Our reminder to cyclists: Inspect your helmet regularly to make sure it’s in riding condition. As a rule, replace your helmet at least once every three years; you may need to do this sooner, especially if you ride every day. And always replace your helmet immediately if you are involved in a bicycle accident or fall. Please visit this website for more bicycle helmet safety tips.

Cambridge Police Department

Breakstone, White & Gluck was pleased to donate 200 bicycle helmets to the Cambridge Police Department for the fourth year. Attorney David W. White and Attorney Ronald E. Gluck recently visited with Cambridge police officers who work to educate the public about bicycle safety laws on a daily basis. The City of Cambridge works to promote bicycle safety and has been recognized as a Gold-Level Bicycle Friendly Community by the League of American Bicyclists. More than 100 Cambridge police officers – or more than one third of the city’s 282 sworn in officers – have been trained on bike patrol to help keep roads safe.

The City of Cambridge announced our donation during Bay State Bike Week.

Quincy Police Department

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Attorney David W. White with Quincy police officers. From left, Officer Greg Mar, Lt. Robert Bina, Officer Matthew Miller and Officer Greg Hartnett.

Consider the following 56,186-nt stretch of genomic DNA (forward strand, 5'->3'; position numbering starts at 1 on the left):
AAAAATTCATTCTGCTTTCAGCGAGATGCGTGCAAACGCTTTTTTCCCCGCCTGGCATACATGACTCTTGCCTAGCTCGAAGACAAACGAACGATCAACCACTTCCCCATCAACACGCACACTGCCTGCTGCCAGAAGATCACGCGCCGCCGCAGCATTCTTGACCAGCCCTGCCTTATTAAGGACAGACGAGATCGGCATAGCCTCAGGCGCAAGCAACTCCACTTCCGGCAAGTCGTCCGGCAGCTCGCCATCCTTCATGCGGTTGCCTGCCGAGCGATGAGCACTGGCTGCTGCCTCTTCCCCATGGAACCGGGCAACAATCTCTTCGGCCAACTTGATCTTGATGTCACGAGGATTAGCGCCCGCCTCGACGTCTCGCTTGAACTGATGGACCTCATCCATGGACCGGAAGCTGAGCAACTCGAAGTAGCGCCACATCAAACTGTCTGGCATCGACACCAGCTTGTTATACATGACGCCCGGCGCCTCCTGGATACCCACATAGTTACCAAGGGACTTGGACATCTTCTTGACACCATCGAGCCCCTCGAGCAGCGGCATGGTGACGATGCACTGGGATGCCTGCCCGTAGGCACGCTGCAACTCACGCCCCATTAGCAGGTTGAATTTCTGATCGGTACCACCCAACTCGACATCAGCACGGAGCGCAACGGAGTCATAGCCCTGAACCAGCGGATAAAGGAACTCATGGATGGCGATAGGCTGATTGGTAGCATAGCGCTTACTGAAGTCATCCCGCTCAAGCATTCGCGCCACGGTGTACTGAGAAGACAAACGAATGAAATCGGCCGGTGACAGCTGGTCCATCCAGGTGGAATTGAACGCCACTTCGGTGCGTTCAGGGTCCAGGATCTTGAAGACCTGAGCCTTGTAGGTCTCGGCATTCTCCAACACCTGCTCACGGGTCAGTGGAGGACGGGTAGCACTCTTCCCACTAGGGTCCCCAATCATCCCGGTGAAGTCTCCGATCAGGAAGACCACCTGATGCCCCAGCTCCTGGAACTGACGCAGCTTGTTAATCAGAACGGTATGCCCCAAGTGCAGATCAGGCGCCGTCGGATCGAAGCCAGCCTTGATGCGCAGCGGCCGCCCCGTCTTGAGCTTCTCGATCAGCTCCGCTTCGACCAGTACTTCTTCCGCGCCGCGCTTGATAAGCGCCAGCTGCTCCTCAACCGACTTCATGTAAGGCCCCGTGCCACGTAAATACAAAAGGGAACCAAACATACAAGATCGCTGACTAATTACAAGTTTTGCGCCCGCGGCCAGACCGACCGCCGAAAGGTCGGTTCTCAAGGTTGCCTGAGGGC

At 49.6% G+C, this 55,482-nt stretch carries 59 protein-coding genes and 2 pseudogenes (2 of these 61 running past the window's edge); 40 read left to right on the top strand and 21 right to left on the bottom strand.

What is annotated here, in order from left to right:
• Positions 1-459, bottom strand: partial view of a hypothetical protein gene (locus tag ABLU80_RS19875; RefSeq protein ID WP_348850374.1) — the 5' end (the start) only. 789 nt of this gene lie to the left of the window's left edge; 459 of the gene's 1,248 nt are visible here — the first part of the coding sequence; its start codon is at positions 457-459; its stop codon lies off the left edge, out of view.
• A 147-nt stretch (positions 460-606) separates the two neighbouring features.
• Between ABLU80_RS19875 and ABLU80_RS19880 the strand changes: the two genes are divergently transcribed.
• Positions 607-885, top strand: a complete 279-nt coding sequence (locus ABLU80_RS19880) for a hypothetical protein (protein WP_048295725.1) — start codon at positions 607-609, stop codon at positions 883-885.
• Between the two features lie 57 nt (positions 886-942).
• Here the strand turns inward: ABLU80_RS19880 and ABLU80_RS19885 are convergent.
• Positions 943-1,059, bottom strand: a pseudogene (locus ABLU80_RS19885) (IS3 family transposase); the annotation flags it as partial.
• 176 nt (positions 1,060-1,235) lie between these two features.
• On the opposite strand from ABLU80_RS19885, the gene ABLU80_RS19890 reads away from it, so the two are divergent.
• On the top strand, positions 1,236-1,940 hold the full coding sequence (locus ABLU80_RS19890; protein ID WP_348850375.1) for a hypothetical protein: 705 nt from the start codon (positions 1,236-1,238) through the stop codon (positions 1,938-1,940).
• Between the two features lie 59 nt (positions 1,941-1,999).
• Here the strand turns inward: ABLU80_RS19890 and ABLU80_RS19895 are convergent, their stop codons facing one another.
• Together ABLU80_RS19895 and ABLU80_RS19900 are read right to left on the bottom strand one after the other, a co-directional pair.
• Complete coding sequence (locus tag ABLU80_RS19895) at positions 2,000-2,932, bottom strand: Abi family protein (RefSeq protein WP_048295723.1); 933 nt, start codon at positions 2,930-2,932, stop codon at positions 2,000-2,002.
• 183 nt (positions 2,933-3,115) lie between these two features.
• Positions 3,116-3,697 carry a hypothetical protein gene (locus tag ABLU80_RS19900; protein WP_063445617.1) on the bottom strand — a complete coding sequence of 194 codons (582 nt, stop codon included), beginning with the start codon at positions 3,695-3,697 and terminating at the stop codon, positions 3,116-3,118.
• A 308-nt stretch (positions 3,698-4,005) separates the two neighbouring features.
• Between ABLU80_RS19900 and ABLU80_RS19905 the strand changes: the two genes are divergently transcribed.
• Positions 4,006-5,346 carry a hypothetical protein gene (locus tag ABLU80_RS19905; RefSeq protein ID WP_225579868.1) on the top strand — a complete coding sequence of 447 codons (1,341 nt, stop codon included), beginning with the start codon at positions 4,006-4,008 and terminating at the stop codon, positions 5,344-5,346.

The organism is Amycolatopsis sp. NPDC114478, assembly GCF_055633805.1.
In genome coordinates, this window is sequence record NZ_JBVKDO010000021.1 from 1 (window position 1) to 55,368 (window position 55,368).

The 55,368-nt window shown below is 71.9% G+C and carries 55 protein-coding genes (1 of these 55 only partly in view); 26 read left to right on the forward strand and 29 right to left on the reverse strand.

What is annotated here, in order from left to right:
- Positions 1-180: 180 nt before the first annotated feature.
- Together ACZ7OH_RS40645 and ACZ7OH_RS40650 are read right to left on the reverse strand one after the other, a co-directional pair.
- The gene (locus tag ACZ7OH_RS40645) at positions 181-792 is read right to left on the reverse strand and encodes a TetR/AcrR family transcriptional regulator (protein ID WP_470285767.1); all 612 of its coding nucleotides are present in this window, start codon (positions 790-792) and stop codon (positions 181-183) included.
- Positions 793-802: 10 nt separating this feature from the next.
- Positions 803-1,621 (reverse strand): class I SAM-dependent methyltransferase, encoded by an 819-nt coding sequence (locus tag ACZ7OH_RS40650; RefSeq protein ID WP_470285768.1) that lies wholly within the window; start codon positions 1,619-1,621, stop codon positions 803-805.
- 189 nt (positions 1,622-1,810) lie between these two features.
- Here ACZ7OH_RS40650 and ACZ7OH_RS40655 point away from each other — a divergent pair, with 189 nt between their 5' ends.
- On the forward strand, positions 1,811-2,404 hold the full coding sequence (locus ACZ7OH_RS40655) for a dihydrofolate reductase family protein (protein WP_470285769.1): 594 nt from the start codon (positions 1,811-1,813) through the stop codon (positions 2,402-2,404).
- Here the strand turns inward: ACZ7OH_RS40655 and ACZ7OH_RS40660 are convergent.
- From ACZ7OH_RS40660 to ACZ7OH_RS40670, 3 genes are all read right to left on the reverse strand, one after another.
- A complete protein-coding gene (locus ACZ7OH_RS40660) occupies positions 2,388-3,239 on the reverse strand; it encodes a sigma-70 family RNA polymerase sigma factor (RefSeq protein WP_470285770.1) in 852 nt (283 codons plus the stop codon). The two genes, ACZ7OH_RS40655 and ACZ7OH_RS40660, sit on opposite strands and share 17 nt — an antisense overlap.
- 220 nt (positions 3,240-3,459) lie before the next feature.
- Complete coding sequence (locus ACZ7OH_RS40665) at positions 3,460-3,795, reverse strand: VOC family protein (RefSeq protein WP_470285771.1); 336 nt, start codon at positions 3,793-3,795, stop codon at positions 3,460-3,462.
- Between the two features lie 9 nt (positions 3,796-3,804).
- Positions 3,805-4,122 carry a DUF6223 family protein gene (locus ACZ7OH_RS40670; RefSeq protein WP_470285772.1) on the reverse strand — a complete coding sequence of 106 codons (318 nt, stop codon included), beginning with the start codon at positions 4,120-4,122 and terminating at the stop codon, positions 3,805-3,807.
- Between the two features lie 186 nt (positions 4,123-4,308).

For the third year, Breakstone, White & Gluck is pleased to partner with the Quincy Police Department to encourage bike safety in the city. Quincy Police announced our donation of 200 bicycle helmets during Bay State Bike Week. Officers will use the helmets to benefit children through community programming. Each year, some of the helmets are given away through programs such as the annual DARE camp for 5th graders. Other helmets are given away at smaller gatherings, such as Coffee with a Cop, a program that allows residents to meet police officers and share their concerns and questions in an informal setting. Read the announcement on the Quincy Police Department website.

Everett Police Donation 2019

For the fourth year, Breakstone, White & Gluck donated more than 100 children’s bicycle helmets to the Everett Police Department. Officers gave away the helmets free to children and families at the Kids to Park Day at the Swan Street Park on May 18th.

About Breakstone, White & Gluck – Boston Personal Injury Lawyers

Breakstone, White & Gluck has been recognized as one of the best personal injury law firms in Boston, by our clients, other lawyers and attorney rating services, such as Super Lawyers, U.S. News Best Lawyers and Martindale-Hubbell. Our attorneys have also been recognized for our Project KidSafe campaign by the League of American Bicyclists, which has named Breakstone, White & Gluck a Silver Level Bicycle Friendly Business. This is a special recognition. Just 36 businesses have been earned recognition in Massachusetts and just two law firms across New England.

We have also been recognized by the City of Boston, where we have donated helmets to various programs, including Boston Bike to Work Day, along with Boston Bikes’ Roll It Forward, Boston Bikes’ youth instruction programs and the Boston Police Department. Attorney David W. White has volunteered his time fitting helmets and Boston Bikes has recognized him as a Volunteer of the Year.